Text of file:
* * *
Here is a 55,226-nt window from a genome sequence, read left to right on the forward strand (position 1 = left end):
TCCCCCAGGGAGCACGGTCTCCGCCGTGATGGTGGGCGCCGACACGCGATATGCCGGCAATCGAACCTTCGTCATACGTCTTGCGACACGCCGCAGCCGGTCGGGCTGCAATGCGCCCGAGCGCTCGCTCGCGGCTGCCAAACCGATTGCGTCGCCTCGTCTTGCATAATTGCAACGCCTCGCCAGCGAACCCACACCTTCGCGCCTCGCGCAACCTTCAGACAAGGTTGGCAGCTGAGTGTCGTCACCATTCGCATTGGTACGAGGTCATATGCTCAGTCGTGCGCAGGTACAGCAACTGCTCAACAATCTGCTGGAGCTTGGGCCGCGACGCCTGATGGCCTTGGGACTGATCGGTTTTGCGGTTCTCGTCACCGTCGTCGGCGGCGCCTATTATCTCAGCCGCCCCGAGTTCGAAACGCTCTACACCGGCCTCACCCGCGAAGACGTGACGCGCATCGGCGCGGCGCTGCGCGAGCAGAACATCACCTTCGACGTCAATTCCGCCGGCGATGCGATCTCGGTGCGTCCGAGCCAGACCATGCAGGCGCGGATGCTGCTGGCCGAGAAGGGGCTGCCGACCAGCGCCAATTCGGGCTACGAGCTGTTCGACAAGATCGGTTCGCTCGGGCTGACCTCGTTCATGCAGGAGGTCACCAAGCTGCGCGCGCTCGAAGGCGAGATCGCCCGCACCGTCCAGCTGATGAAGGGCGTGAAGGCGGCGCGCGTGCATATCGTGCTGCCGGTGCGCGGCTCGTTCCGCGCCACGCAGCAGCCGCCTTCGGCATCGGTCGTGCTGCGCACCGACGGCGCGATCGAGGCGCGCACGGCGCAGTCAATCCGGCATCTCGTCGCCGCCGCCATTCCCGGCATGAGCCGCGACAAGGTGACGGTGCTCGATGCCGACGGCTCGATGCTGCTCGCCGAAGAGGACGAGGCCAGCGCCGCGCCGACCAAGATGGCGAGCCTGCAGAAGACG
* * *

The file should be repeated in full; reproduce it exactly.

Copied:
Here is a 55,226-nt window from a genome sequence, read left to right on the forward strand (position 1 = left end):
TCCCCCAGGGAGCACGGTCTCCGCCGTGATGGTGGGCGCCGACACGCGATATGCCGGCAATCGAACCTTCGTCATACGTCTTGCGACACGCCGCAGCCGGTCGGGCTGCAATGCGCCCGAGCGCTCGCTCGCGGCTGCCAAACCGATTGCGTCGCCTCGTCTTGCATAATTGCAACGCCTCGCCAGCGAACCCACACCTTCGCGCCTCGCGCAACCTTCAGACAAGGTTGGCAGCTGAGTGTCGTCACCATTCGCATTGGTACGAGGTCATATGCTCAGTCGTGCGCAGGTACAGCAACTGCTCAACAATCTGCTGGAGCTTGGGCCGCGACGCCTGATGGCCTTGGGACTGATCGGTTTTGCGGTTCTCGTCACCGTCGTCGGCGGCGCCTATTATCTCAGCCGCCCCGAGTTCGAAACGCTCTACACCGGCCTCACCCGCGAAGACGTGACGCGCATCGGCGCGGCGCTGCGCGAGCAGAACATCACCTTCGACGTCAATTCCGCCGGCGATGCGATCTCGGTGCGTCCGAGCCAGACCATGCAGGCGCGGATGCTGCTGGCCGAGAAGGGGCTGCCGACCAGCGCCAATTCGGGCTACGAGCTGTTCGACAAGATCGGTTCGCTCGGGCTGACCTCGTTCATGCAGGAGGTCACCAAGCTGCGCGCGCTCGAAGGCGAGATCGCCCGCACCGTCCAGCTGATGAAGGGCGTGAAGGCGGCGCGCGTGCATATCGTGCTGCCGGTGCGCGGCTCGTTCCGCGCCACGCAGCAGCCGCCTTCGGCATCGGTCGTGCTGCGCACCGACGGCGCGATCGAGGCGCGCACGGCGCAGTCAATCCGGCATCTCGTCGCCGCCGCCATTCCCGGCATGAGCCGCGACAAGGTGACGGTGCTCGATGCCGACGGCTCGATGCTGCTCGCCGAAGAGGACGAGGCCAGCGCCGCGCCGACCAAGATGGCGAGCCTGCAGAAGACG